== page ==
Diners can choose from 3 main dishes. One of the main dishes was its Mushroom Madness Pizza. Named “Best Pizza in Singapore” by a local paper, it came with lots of fresh mushrooms, garlic sauce and mozzarella.
Dessert was another famous item on its menu, Ally's New York Cheesecake. yum yum...
We will be having our Monthly Boardgame Meet next Sunday. :)
Our 20th Anniversary Gala Dinner will be held on 5th June. We hope to raise funds for the meal coupons, transport allowance and school uniform of NorthLight School's needy students.
The students have put up some of their art pieces for sale.
Mensa Singapore conducts the Mensa Singapore Admissions Test for persons aged 14 and above. The MSAT is interesting and challenging as it involves only symbols and pictorial representations, and does not require knowledge of any particular language or mathematics. It costs S$55 per person.
Register for the Mensa Singapore Admissions Test to be held on Saturday, 20 June 2009 at Suntec City NUSS Guild House.
Saturday, May 23, 2009
Drugs 'can help mild depression'
It was about this time last year that Irving Kirsch and colleagues released Initial Severity and Antidepressant Benefits. This bombshell of a meta-analysis concluded, notoriously, that the benefits of antidepressants over and above placebo are in general pretty small. Moreover, it claimed that the benefits are even smaller - indeed pretty much zero - in people whose depression is not very severe to begin with.
However, Neuroskeptic readers will know that antidepressant trials are not all they're cracked up to be (1,2). On top of which Kirsch et al. were a little "creative" with their statistics, as bloggers P J Leonard and Robert Waldmann aptly demonstrated. So, the claim that antidepressants don't work in mild depression rests on shaky foundations.
But that doesn't mean that they do work. In fact, there have been very few studies looking at the effectiveness of drugs in mild to moderate depression. That's a shame, because mild depression is the most common reason why people are given antidepressants in real life.
Now a new clinical trial, run by the British National Health Service, has appeared. It was (drumroll) a Randomised controlled trial to determine the clinical effectiveness and cost-effectiveness of selective serotonin reuptake inhibitors plus supportive care, versus supportive care alone, for mild to moderate depression with somatic symptoms in primary care.
The researchers enlisted GPs (family doctors) from across the UK, and got them to refer suitable patients to the study. Patients could be included if their doctors considered that they were depressed and had been for at least 8 weeks. They also had to be aged 18 or over, and they had to be rated between 12 and 19 on the HAMD, a scale used to measure the severity of depression. (Slightly oddly, they were also required to show at least some evidence of "somatic" symptoms - aches, pains, indigestion, that kind of thing. I'm not sure why.) Patients were excluded if they "expressed suicidal intent" or if they admitted to drug or alcohol misuse.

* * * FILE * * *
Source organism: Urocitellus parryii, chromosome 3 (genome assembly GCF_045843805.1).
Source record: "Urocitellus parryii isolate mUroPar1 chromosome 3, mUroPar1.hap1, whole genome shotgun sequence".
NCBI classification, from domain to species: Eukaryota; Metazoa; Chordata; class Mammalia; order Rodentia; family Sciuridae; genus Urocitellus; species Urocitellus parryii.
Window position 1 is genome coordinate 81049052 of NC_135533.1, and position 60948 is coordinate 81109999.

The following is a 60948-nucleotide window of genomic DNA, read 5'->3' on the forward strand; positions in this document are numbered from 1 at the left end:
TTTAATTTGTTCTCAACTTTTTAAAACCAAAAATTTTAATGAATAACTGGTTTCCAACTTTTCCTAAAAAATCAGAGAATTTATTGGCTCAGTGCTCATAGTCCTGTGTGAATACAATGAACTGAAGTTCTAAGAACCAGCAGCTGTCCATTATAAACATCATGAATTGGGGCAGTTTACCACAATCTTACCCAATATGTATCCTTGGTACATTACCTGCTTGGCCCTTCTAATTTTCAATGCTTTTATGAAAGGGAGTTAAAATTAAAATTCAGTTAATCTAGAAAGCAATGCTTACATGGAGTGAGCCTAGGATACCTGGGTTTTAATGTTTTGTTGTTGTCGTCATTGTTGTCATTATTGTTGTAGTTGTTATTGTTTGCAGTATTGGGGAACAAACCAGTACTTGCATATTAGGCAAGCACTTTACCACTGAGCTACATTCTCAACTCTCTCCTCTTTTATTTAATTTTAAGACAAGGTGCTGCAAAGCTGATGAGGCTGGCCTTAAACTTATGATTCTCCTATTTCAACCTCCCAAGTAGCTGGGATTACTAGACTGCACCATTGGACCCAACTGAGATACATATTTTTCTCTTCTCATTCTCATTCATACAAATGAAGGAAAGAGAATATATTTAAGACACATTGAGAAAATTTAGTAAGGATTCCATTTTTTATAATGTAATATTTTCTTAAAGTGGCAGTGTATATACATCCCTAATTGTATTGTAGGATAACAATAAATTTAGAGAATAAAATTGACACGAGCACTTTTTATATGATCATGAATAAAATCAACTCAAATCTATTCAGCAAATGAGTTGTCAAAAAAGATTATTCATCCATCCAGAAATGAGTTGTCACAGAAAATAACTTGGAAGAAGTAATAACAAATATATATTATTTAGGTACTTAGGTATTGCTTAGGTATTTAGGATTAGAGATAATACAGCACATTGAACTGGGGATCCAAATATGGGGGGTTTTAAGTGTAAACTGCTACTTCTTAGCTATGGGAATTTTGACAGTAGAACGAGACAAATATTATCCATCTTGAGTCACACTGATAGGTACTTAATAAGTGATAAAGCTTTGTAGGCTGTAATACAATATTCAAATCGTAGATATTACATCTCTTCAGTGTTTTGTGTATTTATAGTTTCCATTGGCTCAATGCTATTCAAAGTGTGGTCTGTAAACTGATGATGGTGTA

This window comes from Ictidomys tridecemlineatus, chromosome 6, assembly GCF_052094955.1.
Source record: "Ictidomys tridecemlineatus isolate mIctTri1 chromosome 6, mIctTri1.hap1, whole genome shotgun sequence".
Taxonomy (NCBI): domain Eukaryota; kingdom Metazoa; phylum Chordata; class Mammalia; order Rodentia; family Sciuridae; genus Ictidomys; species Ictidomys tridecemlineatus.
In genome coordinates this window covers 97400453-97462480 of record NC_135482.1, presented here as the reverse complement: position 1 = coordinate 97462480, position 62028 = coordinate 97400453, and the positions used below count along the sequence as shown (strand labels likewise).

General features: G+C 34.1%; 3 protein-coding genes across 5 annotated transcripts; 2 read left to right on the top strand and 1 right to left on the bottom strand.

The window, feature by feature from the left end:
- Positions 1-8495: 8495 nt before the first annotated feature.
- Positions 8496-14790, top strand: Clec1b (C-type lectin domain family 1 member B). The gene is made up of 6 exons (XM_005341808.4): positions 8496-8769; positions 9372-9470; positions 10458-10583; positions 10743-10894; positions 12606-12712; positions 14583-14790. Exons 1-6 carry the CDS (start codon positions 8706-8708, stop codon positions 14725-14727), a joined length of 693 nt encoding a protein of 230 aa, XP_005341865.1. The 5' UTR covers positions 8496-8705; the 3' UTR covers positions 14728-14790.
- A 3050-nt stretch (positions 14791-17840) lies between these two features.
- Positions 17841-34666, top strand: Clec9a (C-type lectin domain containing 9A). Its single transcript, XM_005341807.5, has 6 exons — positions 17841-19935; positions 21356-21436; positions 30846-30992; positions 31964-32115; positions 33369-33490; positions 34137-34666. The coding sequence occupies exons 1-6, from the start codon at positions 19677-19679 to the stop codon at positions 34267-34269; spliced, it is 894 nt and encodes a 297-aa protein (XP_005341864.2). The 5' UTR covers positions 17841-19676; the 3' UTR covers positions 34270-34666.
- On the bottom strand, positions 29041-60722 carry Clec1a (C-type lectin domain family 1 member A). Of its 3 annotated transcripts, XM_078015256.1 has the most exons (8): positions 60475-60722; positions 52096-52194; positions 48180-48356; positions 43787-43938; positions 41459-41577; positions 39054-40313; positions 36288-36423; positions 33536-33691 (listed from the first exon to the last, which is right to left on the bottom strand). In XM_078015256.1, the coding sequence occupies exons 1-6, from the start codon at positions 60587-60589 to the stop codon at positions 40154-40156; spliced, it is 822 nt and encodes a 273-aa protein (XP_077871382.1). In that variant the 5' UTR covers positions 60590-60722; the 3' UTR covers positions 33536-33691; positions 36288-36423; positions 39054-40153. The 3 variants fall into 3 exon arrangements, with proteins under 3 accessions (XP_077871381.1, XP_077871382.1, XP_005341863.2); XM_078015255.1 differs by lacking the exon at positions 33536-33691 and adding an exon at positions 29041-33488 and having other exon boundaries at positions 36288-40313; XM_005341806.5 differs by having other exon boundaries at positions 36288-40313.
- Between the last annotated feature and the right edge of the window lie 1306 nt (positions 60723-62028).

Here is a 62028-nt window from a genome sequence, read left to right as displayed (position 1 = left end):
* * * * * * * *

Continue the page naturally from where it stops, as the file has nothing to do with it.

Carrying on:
A total of 602 patients were referred to the trial, but of these only 220 actually took part; the rest either didn't want to do it or were unsuitable for whatever reason. It took the researchers nearly 4 years and heroic efforts to recruit those 220 people, including reimbursing doctors £45 for each patient referred. This kind of research is frustrating. This is probably why there's so little of it.The volunteers were randomly assigned to get supportive care alone, or supportive care plus the doctor's choice of SSRI antidepressant. "Supportive care" is basically a euphemism for "doing sweet F. A.". The GPs were meant to see the patients 5 times over a 12 week period; given that a typical GP consultation in the UK lasts about 10 minutes, the idea that this constitutes any kind of "care", supportive or not, is a bit of a joke.
What happened? Well, to cut a very long story short, the patients assigned to SSRIs did better than the ones assigned to supportive care alone. Hurrah! But they only did slightly better. After 12 weeks they had a mean HAMD score of 8.7 compared to 11.2 in the supportive care group. The SSRI group also did a bit better on some other measures of health, well-being and general satisfaction. The difference on the BDI, a self-reported measure of depression, was not significant however (13.0 vs. 15.1)
So does that mean antidepressants "work" in mild depression? Maybe. Maybe not. The most obvious issue, of course, is that there was no placebo group in this trial. So any benefit of the pills could have just been psychological. Gettingly randomly assigned to "supportive care" and condemned to twiddle your thumbs for 12 weeks is not going to make anyone feel better. Starting on antidepressants, on the other hand, feels like a fresh start. It gives hope. It's change you can believe in.
But if giving people pills makes them feel better, isn't that good enough reason to do it? Who cares if it's all the placebo effect? Well, there's some truth to that, but the problem is that patients included in this trial were a rather unusual bunch. In particular, they were people who agreed to be randomized to get antidepressants or not, i.e. they had no strong preference either for or against pills.
Given that an awful lot of people do have such a preference, we can't assume that these results apply to the average patient in the clinic. As the authors note (page 59, emphasis mine):